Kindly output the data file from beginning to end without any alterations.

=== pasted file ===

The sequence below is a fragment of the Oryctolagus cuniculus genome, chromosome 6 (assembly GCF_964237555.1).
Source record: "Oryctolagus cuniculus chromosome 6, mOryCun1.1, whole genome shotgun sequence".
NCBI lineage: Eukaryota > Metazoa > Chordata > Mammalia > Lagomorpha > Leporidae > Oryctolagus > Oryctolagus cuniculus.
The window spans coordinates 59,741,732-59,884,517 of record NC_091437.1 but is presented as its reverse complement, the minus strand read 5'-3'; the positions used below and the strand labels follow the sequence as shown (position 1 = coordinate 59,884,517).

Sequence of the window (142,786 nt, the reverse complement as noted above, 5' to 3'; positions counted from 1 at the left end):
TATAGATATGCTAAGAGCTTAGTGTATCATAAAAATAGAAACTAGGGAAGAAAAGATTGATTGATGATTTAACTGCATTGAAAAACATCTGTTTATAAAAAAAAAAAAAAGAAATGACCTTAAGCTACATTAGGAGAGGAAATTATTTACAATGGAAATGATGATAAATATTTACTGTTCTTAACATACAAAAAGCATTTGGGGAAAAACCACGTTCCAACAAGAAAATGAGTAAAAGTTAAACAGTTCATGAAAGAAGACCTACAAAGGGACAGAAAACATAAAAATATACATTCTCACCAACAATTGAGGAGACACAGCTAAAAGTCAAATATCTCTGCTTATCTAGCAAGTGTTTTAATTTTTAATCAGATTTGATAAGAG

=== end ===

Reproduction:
The sequence below is a fragment of the Oryctolagus cuniculus genome, chromosome 6 (assembly GCF_964237555.1).
Source record: "Oryctolagus cuniculus chromosome 6, mOryCun1.1, whole genome shotgun sequence".
NCBI lineage: Eukaryota > Metazoa > Chordata > Mammalia > Lagomorpha > Leporidae > Oryctolagus > Oryctolagus cuniculus.
The window spans coordinates 59,741,732-59,884,517 of record NC_091437.1 but is presented as its reverse complement, the minus strand read 5'-3'; the positions used below and the strand labels follow the sequence as shown (position 1 = coordinate 59,884,517).

Sequence of the window (142,786 nt, the reverse complement as noted above, 5' to 3'; positions counted from 1 at the left end):
TATAGATATGCTAAGAGCTTAGTGTATCATAAAAATAGAAACTAGGGAAGAAAAGATTGATTGATGATTTAACTGCATTGAAAAACATCTGTTTATAAAAAAAAAAAAAAGAAATGACCTTAAGCTACATTAGGAGAGGAAATTATTTACAATGGAAATGATGATAAATATTTACTGTTCTTAACATACAAAAAGCATTTGGGGAAAAACCACGTTCCAACAAGAAAATGAGTAAAAGTTAAACAGTTCATGAAAGAAGACCTACAAAGGGACAGAAAACATAAAAATATACATTCTCACCAACAATTGAGGAGACACAGCTAAAAGTCAAATATCTCTGCTTATCTAGCAAGTGTTTTAATTTTTAATCAGATTTGATAAGAG